A Marine Raider found guilty of involuntary manslaughter in the 2017 hazing death of a Green Beret in Mali has received his sentence from a military jury.
Gunnery Sgt. Mario Madera-Rodriguez was found guilty of hazing, making false official statements, conspiracy charges and involuntary manslaughter ― but not guilty of felony murder, his most serious charge along with burglary, though the jury did find him guilty of a lesser offense of “housebreaking.”
His punishment, decided by the jury, will include reprimand, reduction in paygrade to E-1, performing hard labor without confinement for 90 days and confinement for six months, according to his defense lawyer.
Unlike the other three service members involved in the incident, Madera-Rodriguez will receive no punitive discharge, Vokey said, meaning no bad conduct discharge nor dishonorable discharge.
Madera-Rodriguez also will not have to forfeit any salary or pay any fines.
“It was an appropriate and just sentence given GySgt Madera’s lesser role in the hazing and the whole incident,” defense attorney Colby Vokey told Marine Corps Times in an email Monday.
Madera-Rodriguez was the final of four co-defendants to be sentenced for the strangulation death of Army Green Beret Staff Sgt. Logan Melgar.
On June 4, 2017, Melgar had been in his bedroom in off-site housing he shared with other special operators in Bamako, Mali, when the four service members and a local man broke through with a sledgehammer.
The plan was to subdue Melgar and take sexually compromising photos of him with the near naked local man.
Melgar woke up, however, so two Navy SEALS and two Marine Raiders placed him in a chokehold and started taping his wrists and ankles. That’s when Melgar stopped breathing.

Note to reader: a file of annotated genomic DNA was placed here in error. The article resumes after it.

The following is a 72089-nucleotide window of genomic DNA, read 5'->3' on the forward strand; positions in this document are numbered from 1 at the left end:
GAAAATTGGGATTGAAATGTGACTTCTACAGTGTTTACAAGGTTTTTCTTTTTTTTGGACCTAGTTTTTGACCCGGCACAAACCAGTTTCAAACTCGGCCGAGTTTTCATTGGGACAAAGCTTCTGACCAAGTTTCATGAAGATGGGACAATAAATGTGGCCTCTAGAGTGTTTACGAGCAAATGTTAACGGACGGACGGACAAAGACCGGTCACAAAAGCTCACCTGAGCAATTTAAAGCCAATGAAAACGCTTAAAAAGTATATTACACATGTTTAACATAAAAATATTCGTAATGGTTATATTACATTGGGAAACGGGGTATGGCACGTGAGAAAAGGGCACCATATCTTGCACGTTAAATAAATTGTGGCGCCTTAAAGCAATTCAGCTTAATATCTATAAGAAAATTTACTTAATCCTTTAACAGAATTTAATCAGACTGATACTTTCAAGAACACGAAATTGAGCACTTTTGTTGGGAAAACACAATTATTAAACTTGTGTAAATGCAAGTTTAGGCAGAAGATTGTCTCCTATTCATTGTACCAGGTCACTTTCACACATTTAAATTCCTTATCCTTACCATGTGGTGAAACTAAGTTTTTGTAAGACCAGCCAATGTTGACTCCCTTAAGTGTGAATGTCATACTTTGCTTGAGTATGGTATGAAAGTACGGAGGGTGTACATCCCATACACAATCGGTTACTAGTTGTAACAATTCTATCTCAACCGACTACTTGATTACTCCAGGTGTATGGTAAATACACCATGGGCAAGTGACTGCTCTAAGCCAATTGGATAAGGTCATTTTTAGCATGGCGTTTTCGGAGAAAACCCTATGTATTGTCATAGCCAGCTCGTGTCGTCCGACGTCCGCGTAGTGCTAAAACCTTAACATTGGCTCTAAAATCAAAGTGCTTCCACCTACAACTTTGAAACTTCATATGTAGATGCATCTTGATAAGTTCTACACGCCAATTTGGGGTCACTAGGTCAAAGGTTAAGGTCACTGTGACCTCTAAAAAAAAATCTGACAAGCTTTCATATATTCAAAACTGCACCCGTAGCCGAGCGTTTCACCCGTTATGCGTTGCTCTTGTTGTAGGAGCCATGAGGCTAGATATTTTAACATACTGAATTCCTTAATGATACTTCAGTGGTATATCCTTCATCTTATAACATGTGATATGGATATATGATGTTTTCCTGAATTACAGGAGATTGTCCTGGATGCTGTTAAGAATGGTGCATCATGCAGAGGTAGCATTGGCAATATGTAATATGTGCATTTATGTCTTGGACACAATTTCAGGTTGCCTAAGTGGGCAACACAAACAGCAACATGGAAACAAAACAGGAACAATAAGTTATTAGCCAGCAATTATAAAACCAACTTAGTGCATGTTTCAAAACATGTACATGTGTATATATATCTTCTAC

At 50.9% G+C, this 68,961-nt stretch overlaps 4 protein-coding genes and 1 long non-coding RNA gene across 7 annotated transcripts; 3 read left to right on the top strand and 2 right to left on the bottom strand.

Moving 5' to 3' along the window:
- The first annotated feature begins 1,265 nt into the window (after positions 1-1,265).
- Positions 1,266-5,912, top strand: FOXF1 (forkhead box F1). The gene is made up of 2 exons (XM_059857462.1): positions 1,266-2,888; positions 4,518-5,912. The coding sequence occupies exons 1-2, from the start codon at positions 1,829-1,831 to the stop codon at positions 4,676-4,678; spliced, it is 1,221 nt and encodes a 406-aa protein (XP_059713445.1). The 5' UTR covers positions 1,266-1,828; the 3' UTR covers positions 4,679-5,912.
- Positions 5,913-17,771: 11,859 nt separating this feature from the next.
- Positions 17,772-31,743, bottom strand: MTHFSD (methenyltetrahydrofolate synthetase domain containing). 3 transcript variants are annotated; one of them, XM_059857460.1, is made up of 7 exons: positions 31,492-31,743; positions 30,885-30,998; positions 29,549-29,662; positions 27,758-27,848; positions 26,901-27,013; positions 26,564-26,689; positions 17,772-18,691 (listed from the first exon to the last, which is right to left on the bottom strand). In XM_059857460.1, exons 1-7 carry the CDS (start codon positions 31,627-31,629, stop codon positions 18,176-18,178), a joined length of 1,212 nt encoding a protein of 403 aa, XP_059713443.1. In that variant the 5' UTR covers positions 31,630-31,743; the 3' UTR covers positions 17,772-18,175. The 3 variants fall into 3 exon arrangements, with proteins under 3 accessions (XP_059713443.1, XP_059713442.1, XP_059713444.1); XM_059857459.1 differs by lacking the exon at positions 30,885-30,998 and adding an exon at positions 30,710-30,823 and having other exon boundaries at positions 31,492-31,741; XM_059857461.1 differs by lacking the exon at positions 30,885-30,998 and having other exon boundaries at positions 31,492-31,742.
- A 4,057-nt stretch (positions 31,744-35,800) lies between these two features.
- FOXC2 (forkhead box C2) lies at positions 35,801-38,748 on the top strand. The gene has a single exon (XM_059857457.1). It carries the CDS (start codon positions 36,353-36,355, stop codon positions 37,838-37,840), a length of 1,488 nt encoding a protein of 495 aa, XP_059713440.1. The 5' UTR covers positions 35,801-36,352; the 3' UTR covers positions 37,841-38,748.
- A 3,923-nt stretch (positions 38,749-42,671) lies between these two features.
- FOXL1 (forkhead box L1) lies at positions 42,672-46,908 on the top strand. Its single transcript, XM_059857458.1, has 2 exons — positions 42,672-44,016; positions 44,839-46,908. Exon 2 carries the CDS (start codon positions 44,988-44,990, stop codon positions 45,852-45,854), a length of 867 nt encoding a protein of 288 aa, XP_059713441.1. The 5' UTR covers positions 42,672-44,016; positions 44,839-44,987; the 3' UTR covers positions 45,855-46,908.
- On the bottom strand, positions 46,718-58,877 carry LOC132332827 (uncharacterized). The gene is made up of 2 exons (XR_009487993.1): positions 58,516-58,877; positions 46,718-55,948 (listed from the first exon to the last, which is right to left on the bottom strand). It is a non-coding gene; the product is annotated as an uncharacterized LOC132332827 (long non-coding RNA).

The men stopped the attack and began lifesaving procedures, including a field-expedient tracheotomy, later taking Melgar to a nearby medical clinic where he was pronounced dead.
During the trial, prosecutors argued the men had violated the Uniform Code of Military Justice and knew the dangers of putting Melgar in a chokehold.
Navy Cmdr. Benjamin B. Garcia told jurors that Madera-Rodriguez chose to get duct tape to help tie up the Green Beret and then chose to help restrain him while a Navy SEAL applied the chokehold.
“They tied him up, and he could not tap out,” Garcia said.
An email to the public affairs team for the prosecution for comment on the sentence has not yet been answered.
The defense argued from the outset that Melgar’s death was not intentional and essentially was a hazing incident gone wrong.
Still, Madera-Rodriguez had taken a gamble by pleading not guilty and going to trial. If he had been found guilty of felony murder, the gunnery sergeant would have faced a mandatory minimum sentence of life in prison, with possible eligibility for parole.
The other three defendants took plea deals.
Navy SEAL Chief SWO Tony E. DeDolph had pleaded guilty to involuntary manslaughter and received 10 years in prison, reduction to E-1, forfeiture of pay and a dishonorable discharge. DeDolph, a former professional mixed martial artist, was the individual who put Melgar in the chokehold.
Marine Raider Staff Sgt. Kevin Maxwell Jr. had pleaded guilty to negligent homicide, conspiracy to commit assault, hazing, obstruction of justice and making false official statements. He was sentenced to four years of confinement, a reduction in rank to E-1 and a bad conduct discharge.
Navy SEAL Chief Special Warfare Officer Adam C. Matthews had pleaded guilty to conspiracy and related charges. He was sentenced to one year of confinement, reduction to petty officer second class and a bad conduct discharge.
The verdict came after deliberations following a three-week trial at Norfolk Naval Station, Virginia.
Vokey said the defense is pleased with the outcome.
“It was also appropriate and just given his truly remarkable prior service and bravery in the line of duty,” Vokey said, noting that a Silver Star Medal had been approved for Madera-Rodriguez’s actions in Mali in 2015 but never presented as a result of the hazing incident.
“GySgt Madera is grateful for the members’ attentiveness and attention to detail throughout the trial,” Vokey said.
The Associated Press contributed to this report.
Editor’s note: This story has been updated to correct the minimum sentence the Marine would have faced if convicted of felony murder.
Andrea Scott is editor of Marine Corps Times.
Todd South has written about crime, courts, government and the military for multiple publications since 2004 and was named a 2014 Pulitzer finalist for a co-written project on witness intimidation. Todd is a Marine veteran of the Iraq War.